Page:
foreignpolicy | But instead of sulking, whining, or grabbing the mic from Taylor Swift, Kendrick used his scheduled Grammy performance to make Imagine Dragons, one of the year's top-selling rock bands, into his backup band and, well, let Kendrick tell it: "I need you to recognize that Plan B is to win your hearts right here while we're at the Grammys." And he did, with a triumphant, uncompromising performance that brought down the house and momentarily made the Grammys matter again. Instead of brooding over the ignorance of the gatekeepers, Kendrick just seized the moment and went out and relegated them to irrelevance.
That's what academic bloggers have been doing for the last decade: ignoring hierarchies and traditional venues and instead hustling on our own terms. Instead of lamenting over the absence of an outlet for academics to publish high-quality work, we wrote blogs on the things we cared about and created venues like the Middle East Channel and the Monkey Cage. Academic blogs and new primarily online publications rapidly evolved into a dense, noisy, and highly competitive ecosystem where established scholars, rising young stars, and diverse voices battled and collaborated.
These new forms of public engagement, whether on personal blogs or the Duck of Minerva or Political Violence or the Monkey Cage or Foreign Policy or EzraStan or the countless other outlets now available for online publication, are exactly where academics need to be if they want to fulfil their own educational, policy, or research missions. Online publishing actually reaches people and informs public debates that matter. The marketplace of ideas is intensely competitive, and if scholars want their ideas to compete, then they need to get out there and compete.
This seems so obvious that it's sometimes hard to know what thearguments are all about. Some of it is no doubt nostalgic anxiety for an older, more regulated, hierarchical world, and some of it is driven by the admittedly noxious nature of a lot of online commentary. The ISA's president, Harvey Starr, defended the proposed policy as necessary to preserve a "professional environment" in light of the kinds of discourse often found online. Many of the profession's gatekeepers recoil from the public nature of the intellectual combat, as well as from the invective, personal abuse, and intense stupidity that populate most comment sections and the occasional Twitter feed.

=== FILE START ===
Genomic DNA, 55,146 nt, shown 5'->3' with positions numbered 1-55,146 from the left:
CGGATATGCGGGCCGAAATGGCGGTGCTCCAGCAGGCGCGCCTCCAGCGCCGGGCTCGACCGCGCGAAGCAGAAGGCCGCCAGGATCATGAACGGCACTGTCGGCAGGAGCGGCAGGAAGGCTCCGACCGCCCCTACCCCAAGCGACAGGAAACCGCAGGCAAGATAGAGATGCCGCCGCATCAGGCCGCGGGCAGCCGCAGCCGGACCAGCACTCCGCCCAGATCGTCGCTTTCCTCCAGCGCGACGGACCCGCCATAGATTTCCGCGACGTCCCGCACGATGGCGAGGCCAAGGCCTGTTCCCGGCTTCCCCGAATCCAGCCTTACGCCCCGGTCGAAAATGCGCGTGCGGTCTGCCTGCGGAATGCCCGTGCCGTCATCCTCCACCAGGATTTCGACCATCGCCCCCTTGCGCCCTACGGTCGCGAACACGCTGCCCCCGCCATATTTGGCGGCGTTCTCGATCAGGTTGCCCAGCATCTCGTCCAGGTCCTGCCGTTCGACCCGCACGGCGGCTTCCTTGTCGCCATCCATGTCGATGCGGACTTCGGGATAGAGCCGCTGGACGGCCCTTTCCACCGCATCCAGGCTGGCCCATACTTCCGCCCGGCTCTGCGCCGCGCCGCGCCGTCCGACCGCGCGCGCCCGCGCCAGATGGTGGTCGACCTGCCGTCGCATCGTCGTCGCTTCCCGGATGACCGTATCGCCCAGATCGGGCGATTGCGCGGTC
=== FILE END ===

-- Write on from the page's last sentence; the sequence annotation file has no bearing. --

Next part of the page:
But Kendrick Lamar, along with everything that produced him, shows exactly why the ISA would be insane to try to block its membership from blogging or engaging at all levels with the public sphere. It might as well try to outlaw gravity or place restraints on the moon's orbit. If scholars want to have impact on public policy debates -- and many don't, and that's fine -- then there's really no option. You have to play the game to change the game.
Blogs and other online publications should be seen as the equivalent of the mixtapes in the hip-hop world. Mixtapes emerged in hip-hop, far more than in most other musical genres, as a way for rising artists to gain attention, build a fan base, display their talents, and battle their rivals. Sometimes they would be sold at shows or on websites, but more often they would be given away for free on the Internet. Mixtapes would often feature tracks that weren't quite ready for prime time or were recorded over somebody else's beat, but demonstrated the quality and originality of the artist's vision.
Where the earlier generation of rappers found fame through signing a deal and a major label release (the equivalent of getting a tenure-track job straight out of grad school), mid-2000s monsters like 50 Cent and Lil Wayne broke through with their mixtapes. The current generation of stars followed in their paths: Drake, Wale, J. Cole, B.o.B, and company were defined by, and arguably did their best work, not on their formulaic, label-shaped albums but on their earlier creator-shaped mixtapes. But -- and it's an important but -- they couldn't actually consolidate their careers without the major-label deal. Academics need to understand the implications of both dimensions of this new structure of the field: The road to a major-label deal (tenure-track job) lies through the mixtapes (blogs), but career success (tenure) still requires successful albums (books and journal articles).